Much of the structure planting was undertaken during the mid-19th century but the significant gardening around the house took place between 1950-1978.
The Ascreavie policies were owned by the Ogilvy family of Ascreavie during the 18th and early 19th centuries. By 1867 the property was owned by the Youngs of Ascreavie and the new house was commissioned in c.1860. The house and grounds were sold in the 1940s to the Bertram Mills family (of circus fame) and they sold it in 1949, along with 260 acres, to Major and Mrs George Sherriff. Major Sherriff had undertaken several plant collecting expeditions to the Himalayas before World War II, and began gardening at Ascreavie using many of the plants which he had gathered during his expeditions, especially rhododendrons and Primulas. Details of the journeys have been well described in the book 'A Quest of Flowers - The Plant Explorations of Frank Ludlow and George Sherriff' by Harold R. Fletcher. Major Sherriff died in 1967 and Mrs Sherriff died in 1978, after which the property was sold to the Hon N.H.E. Hopkinson. In 1983 the Hopkinsons sold the house, garden and 30 acres to Mr & Mrs Lauder who have generously donated many of the rare rhododendrons collected by Major Sherriff, to the Dundee Botanic Gardens.
Ascreavie House was designed by William Scott of Dundee, a pupil of the Edinburgh architect, George Angus, in the mid-1850s. There are several garden Ornaments and Stone Urns, one of which is dated 1717. They were probably brought to Ascreavie by the Sherriffs. The old Kennels and other buildings are all used for storing garden materials. A Cottage is built on to the kitchen garden walls.
The small area of parkland to the south and east of the house is planted out with several clumps of broadleaved trees including oak, beech and a good copper beech dating from c.1850. Recent planting has been confined to the field to the south of the house where several unusual trees were planted by the Sherriffs. The field is now let for grazing.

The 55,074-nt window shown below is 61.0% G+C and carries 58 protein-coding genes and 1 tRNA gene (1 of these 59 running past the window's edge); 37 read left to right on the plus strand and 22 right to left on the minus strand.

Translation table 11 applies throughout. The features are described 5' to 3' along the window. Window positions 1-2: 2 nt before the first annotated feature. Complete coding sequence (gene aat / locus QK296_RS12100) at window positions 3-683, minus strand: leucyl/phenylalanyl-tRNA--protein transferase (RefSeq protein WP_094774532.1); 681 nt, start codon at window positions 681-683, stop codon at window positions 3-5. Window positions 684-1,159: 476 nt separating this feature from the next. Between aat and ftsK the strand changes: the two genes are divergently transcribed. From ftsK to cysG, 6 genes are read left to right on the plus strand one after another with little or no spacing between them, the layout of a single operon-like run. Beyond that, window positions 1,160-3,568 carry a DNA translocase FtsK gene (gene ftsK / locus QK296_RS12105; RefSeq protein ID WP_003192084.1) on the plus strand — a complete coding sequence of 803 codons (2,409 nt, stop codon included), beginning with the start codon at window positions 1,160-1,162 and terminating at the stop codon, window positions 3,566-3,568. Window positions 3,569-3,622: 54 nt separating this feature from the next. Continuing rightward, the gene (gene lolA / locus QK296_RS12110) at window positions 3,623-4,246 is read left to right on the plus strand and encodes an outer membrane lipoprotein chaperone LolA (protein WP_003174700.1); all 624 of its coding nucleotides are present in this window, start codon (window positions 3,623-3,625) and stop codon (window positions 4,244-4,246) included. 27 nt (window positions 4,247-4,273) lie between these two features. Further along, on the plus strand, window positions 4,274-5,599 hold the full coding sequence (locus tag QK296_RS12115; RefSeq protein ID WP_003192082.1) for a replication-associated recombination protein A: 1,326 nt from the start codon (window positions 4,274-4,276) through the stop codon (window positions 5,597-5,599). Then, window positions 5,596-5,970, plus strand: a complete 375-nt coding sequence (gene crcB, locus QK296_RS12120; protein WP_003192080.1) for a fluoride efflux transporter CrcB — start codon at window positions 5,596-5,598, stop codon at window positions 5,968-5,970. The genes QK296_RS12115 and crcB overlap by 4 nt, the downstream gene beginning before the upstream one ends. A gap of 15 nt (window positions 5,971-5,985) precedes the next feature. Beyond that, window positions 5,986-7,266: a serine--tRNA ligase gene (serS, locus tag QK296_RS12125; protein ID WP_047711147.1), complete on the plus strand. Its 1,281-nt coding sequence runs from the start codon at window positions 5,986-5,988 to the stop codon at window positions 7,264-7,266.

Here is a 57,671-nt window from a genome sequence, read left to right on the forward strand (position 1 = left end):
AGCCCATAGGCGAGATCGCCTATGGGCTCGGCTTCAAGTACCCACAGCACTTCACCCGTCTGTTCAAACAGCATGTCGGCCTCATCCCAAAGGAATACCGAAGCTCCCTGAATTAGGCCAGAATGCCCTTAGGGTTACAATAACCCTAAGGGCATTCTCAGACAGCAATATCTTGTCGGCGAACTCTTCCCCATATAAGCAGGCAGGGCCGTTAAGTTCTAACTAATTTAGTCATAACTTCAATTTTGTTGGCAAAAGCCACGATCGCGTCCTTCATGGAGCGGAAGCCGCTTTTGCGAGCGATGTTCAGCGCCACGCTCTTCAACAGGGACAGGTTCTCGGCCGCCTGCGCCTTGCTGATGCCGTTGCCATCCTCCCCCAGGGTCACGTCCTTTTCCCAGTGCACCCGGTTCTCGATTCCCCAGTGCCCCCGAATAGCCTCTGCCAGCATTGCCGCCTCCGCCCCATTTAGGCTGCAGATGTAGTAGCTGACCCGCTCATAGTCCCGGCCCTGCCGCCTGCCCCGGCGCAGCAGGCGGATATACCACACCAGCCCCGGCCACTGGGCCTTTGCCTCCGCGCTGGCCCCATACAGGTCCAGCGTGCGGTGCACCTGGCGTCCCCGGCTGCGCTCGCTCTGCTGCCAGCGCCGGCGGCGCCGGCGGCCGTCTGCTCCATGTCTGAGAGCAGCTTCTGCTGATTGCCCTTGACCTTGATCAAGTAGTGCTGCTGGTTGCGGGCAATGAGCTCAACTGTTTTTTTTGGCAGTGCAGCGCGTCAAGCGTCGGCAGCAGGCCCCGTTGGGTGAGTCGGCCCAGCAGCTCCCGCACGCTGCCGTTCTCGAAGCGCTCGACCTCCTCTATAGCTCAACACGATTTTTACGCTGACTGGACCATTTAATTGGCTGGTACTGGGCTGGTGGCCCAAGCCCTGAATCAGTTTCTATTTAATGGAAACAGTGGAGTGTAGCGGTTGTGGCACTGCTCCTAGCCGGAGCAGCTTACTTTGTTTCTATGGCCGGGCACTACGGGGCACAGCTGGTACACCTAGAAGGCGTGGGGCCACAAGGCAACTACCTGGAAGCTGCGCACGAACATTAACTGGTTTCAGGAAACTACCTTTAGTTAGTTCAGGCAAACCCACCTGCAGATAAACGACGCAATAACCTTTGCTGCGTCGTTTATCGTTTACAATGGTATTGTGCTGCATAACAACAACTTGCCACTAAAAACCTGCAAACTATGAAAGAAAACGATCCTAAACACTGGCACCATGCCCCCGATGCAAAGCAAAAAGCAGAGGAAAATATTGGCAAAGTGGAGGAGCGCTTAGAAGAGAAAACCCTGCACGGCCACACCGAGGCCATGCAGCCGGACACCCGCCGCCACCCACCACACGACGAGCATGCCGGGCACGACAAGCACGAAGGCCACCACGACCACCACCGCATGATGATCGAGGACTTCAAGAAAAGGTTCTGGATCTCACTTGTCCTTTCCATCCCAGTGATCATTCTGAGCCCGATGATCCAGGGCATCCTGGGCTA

There are extensive tracks of woodland between the Ascreavie policies and the moorland to the north. They have been replanted with conifers within the last 50 years. The small shelterbelt to the north and west of the house, protecting the garden, is planted mainly with conifers: Lawson cypress, Douglas fir and larch, some dating back to the mid-19th century. Broadleaved trees, especially oak, were planted in the glades by the Sherriffs. Between the drive and the kitchen garden they also planted another new shelterbelt, mainly of beech. Along the drive they also planted several exotic trees, in particular, species of Acer and Sorbus, including a Sorbus aria variegata.
A small woodland garden was created in the shelterbelt half-way along the drive. The small burn was dammed to make small waterfalls, and many of the exotic trees and shrubs were planted by the Sherriffs. The garden is now overgrown.
The Sherriffs planted the garden around the house. Many of the smaller Rhododendrons and herbaceous plants were planted out on the formal terraces to the south of the house. All over the garden small troughs, sinks and other containers were filled with alpine plants, many of which have since gone.
The shelterbelt was carefully thinned to provide very attractive glades where Rhododendrons could flourish under the protection of the tree canopy. Narrow walks meandered through the glades, which were planted out with many interesting and unique species Rhododendrons, particularly those with attractive leaves. Other acid- loving small trees and shrubs were also selected for their unusual qualities and planted to show off their form. The garden gradually expanded northwards up the slope as the collection grew. Further small terraces were planted up and more winding walks showed off the plants. The Primulas were mainly grown in a special garden near the house. An unusual beech and Lawson cypress hedge marked the end of the garden. To the east, another glade of the large leaved Rhododendrons led towards the kitchen garden.
The conditions for each plant were carefully chosen or contrived, and it must have been a delightful and very special 'connoisseurs' garden. There were too many noteworthy plants to identify here but the following illustrate the range: Tropaeolum speciosum, a large Daphniphyllum macropodum, Daphne 'Rosetti', Rhododendron tsariense, R. longistyllum, a good specimen of R. campylocarpum, R. lapponicum triflorum, a magnificent plant of R. orbiculare, two large Eucryphia glutinosa and a fine Himalayan birch (Betula jacquemontii).
The kitchen garden appears on the 1st edition OS map as a kitchen/flower garden and it is still partly used today. Walls protect it on three sides and a low holly hedge runs along the south section. In the centre, a circular yew hedge leads to a pair of red cherry hedges (Prunus pissardii 'Atropurpurea') divided by a hedge of Rosa spinosissima dating from the Sherriffs' time. There is still a glasshouse and some fruit trees along the walls. Recently most of the garden has been allowed to run down.